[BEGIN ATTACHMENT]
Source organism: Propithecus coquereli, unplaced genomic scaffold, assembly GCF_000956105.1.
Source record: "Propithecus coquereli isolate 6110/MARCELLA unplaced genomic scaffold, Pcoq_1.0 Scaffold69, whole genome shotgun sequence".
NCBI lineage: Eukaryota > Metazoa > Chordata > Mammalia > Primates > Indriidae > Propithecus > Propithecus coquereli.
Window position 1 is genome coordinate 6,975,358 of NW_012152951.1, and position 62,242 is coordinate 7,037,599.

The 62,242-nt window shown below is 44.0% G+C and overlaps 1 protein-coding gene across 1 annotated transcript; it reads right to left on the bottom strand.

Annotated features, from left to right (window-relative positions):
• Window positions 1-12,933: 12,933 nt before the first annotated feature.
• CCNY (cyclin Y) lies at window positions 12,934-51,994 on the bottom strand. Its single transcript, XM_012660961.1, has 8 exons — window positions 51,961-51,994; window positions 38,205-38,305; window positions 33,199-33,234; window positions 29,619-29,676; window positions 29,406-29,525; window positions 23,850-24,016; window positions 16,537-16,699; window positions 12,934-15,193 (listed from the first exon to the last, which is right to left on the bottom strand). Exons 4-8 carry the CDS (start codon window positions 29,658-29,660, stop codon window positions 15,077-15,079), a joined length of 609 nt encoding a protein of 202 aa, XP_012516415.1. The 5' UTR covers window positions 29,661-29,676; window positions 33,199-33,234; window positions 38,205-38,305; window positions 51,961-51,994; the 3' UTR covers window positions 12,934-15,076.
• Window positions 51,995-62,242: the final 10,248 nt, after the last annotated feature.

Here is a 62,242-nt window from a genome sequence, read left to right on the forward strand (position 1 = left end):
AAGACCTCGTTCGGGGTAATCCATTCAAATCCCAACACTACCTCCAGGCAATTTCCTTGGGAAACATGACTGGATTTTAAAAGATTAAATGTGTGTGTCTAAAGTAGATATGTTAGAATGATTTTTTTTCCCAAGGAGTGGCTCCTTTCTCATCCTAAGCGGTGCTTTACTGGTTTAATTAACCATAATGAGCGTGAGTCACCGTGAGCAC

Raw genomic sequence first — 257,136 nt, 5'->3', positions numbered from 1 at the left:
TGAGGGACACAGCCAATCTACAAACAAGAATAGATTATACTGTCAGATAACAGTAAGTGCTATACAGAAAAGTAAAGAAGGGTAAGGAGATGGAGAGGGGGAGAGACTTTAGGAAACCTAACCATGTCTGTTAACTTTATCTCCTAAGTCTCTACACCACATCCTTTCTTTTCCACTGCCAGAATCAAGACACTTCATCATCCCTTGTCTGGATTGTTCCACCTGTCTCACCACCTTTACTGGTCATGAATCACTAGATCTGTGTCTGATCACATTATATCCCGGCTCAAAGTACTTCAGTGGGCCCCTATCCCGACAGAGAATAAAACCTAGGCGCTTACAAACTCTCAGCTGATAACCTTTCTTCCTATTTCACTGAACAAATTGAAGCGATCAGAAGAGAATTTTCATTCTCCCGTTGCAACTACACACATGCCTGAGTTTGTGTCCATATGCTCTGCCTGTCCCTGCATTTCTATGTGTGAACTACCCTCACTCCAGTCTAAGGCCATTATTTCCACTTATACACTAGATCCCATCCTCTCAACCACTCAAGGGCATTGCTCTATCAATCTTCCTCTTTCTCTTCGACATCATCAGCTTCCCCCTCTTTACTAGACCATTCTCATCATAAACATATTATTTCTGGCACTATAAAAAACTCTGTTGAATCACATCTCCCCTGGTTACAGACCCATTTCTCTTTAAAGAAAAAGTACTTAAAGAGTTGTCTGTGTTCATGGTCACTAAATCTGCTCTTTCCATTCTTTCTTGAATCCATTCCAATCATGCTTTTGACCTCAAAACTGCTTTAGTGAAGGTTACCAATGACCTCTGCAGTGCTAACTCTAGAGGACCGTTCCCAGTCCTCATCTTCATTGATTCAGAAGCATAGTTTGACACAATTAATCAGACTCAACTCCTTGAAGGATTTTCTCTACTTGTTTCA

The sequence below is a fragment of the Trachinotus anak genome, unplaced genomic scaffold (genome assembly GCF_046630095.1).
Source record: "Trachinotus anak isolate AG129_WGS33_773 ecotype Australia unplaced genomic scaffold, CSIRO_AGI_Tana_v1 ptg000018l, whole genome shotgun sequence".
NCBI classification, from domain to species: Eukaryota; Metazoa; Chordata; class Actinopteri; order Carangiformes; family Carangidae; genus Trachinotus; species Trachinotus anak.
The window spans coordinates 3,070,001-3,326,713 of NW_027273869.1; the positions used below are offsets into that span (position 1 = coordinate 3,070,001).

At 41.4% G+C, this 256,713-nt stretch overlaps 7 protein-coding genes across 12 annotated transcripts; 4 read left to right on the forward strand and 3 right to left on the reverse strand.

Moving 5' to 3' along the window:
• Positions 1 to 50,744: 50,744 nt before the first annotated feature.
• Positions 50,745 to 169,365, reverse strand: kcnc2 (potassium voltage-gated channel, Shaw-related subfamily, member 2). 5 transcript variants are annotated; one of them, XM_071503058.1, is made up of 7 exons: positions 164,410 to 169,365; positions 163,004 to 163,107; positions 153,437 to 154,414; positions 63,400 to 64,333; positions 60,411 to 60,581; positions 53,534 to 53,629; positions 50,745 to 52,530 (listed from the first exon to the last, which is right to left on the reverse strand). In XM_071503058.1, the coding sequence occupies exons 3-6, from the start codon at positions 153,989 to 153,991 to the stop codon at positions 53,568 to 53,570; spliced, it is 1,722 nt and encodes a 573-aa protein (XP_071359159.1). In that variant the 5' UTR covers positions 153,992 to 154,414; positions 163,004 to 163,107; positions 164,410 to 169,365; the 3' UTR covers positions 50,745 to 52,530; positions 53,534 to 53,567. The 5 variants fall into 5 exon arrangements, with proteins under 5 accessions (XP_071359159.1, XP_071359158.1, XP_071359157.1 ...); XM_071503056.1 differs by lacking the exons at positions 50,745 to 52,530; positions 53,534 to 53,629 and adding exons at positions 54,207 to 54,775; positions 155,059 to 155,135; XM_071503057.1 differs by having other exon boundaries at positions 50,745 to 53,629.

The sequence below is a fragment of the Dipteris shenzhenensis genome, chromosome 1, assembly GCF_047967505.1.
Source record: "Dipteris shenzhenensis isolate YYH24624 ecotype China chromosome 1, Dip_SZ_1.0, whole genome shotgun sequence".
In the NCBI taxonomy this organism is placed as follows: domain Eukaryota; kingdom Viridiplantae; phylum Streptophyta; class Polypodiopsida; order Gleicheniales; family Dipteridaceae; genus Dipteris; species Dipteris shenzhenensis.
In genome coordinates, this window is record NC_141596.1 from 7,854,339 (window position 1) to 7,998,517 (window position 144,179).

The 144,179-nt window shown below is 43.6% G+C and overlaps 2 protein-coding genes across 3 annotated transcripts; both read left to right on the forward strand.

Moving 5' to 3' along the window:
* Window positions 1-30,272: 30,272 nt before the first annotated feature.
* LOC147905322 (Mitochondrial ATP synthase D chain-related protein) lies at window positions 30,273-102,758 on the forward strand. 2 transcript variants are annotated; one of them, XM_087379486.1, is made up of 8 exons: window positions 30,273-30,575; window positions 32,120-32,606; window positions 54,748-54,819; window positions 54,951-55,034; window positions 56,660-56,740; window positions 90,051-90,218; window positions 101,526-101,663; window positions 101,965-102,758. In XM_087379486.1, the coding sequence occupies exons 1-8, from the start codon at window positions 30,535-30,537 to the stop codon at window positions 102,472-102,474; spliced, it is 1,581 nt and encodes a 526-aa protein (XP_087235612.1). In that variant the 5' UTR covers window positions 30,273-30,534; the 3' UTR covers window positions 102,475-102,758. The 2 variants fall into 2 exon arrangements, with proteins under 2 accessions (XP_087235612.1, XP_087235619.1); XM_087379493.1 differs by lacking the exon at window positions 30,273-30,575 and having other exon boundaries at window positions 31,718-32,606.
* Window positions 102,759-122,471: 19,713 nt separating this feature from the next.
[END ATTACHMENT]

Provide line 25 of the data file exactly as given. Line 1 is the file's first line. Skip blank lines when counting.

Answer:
In genome coordinates, this window is record NC_141596.1 from 7,854,339 (window position 1) to 7,998,517 (window position 144,179).